Another interest is in choral singing which I first had in England. It started with a Mens choir in 1990 and I have been a member of many choirs since then; I was a member of a church choir in England for more than 10 years which met in our home. Since living in Wagga I first joined the Cantilenas, then a French choir and am now a member of another choir, Minor Details, which is currently singing Renaissance & Baroque music. There is a German proverb that runs “Keine bőse Männer singen Lieder” which means “only happy people sing” and I think that’s so true; if you are angry than you are not going to sing songs.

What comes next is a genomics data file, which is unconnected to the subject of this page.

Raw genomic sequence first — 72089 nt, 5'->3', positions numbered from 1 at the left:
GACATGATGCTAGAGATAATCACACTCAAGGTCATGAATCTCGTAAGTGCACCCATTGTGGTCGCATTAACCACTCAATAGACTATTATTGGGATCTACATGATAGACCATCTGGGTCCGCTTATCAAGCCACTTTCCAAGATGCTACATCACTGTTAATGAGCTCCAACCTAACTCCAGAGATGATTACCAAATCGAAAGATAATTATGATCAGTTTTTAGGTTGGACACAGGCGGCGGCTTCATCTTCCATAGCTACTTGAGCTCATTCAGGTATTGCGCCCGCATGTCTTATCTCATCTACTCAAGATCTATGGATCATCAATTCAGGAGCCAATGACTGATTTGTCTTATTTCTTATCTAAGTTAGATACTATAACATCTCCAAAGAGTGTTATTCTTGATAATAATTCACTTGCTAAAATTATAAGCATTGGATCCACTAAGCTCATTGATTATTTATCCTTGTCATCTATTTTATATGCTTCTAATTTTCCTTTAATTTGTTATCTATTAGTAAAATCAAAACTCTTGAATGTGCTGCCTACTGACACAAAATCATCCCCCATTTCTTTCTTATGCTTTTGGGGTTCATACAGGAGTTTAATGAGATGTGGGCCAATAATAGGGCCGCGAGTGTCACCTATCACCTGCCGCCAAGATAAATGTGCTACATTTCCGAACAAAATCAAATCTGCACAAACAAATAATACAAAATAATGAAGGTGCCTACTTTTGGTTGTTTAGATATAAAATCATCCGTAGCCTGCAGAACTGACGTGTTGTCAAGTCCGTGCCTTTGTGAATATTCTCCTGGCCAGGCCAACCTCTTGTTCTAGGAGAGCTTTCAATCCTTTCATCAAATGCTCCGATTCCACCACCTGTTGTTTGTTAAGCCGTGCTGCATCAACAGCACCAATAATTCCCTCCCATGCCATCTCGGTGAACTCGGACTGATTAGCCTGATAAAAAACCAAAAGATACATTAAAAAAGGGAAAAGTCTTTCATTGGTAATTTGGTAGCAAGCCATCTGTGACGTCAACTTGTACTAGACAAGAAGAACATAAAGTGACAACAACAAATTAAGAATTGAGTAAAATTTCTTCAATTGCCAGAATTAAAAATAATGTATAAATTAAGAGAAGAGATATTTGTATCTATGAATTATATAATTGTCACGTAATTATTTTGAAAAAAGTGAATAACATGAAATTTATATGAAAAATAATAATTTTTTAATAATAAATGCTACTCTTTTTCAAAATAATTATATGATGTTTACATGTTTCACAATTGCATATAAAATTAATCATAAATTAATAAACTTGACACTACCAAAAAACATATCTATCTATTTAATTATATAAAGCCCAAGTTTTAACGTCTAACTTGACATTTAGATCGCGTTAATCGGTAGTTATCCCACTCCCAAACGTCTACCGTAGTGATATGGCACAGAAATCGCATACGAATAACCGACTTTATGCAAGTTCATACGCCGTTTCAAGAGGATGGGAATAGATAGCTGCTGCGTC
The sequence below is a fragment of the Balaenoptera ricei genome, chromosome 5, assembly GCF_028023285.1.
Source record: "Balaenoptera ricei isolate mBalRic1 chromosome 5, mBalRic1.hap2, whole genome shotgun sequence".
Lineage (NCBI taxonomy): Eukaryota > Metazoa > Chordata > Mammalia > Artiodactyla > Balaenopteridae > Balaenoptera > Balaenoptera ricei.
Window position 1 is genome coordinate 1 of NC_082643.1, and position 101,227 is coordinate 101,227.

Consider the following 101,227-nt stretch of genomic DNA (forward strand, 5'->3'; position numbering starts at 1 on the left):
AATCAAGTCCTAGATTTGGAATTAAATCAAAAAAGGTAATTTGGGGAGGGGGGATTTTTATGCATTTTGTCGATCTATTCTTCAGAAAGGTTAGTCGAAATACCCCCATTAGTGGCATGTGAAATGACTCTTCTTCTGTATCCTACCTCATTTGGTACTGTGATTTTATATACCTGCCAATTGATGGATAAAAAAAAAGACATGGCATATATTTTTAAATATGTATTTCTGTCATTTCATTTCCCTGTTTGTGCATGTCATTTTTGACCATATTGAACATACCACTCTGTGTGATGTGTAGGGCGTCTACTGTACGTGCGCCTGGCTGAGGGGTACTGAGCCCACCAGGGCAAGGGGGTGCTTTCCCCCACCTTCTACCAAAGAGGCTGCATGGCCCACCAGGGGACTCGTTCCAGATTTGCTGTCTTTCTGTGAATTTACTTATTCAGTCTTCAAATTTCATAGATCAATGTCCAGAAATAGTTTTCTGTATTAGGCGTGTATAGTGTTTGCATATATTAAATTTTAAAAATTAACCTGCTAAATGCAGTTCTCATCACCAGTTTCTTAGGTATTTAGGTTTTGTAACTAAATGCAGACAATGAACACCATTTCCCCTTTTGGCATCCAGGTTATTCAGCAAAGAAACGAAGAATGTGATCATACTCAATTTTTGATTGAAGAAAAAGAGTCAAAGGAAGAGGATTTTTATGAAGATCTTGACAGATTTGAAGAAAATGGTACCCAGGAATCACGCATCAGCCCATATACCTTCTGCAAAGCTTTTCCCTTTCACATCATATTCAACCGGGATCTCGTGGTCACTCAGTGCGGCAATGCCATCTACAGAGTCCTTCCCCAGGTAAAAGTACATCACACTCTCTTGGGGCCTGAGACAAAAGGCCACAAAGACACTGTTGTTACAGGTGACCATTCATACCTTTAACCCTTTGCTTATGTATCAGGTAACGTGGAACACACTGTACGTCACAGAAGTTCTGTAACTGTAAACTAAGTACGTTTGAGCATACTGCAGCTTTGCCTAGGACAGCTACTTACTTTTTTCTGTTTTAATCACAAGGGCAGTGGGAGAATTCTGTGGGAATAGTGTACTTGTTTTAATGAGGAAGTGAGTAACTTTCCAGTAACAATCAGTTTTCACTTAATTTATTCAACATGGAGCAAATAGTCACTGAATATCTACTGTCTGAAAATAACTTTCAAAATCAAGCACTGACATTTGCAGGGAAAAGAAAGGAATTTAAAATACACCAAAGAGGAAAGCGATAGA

It’s obvious that I like travel, particularly overseas travel. My volunteering jobs are usually in the Asia / Pacific region, which means in tropical countries; my wife is not keen on the tropics, so she does not join me in these ventures. However we have travelled in much of Europe as well as in North America together. I try to travel overseas at least twice annually.

How about You?

All in all I live a very full life and enjoy my retirement – and you can too. There are lots of things you can volunteer for. There are hobbies to suit every taste and skill level. If you like helping people, you could join habitat or simply travel to encourage others who are struggling. So get out today and discover how you can make your mark in retirement.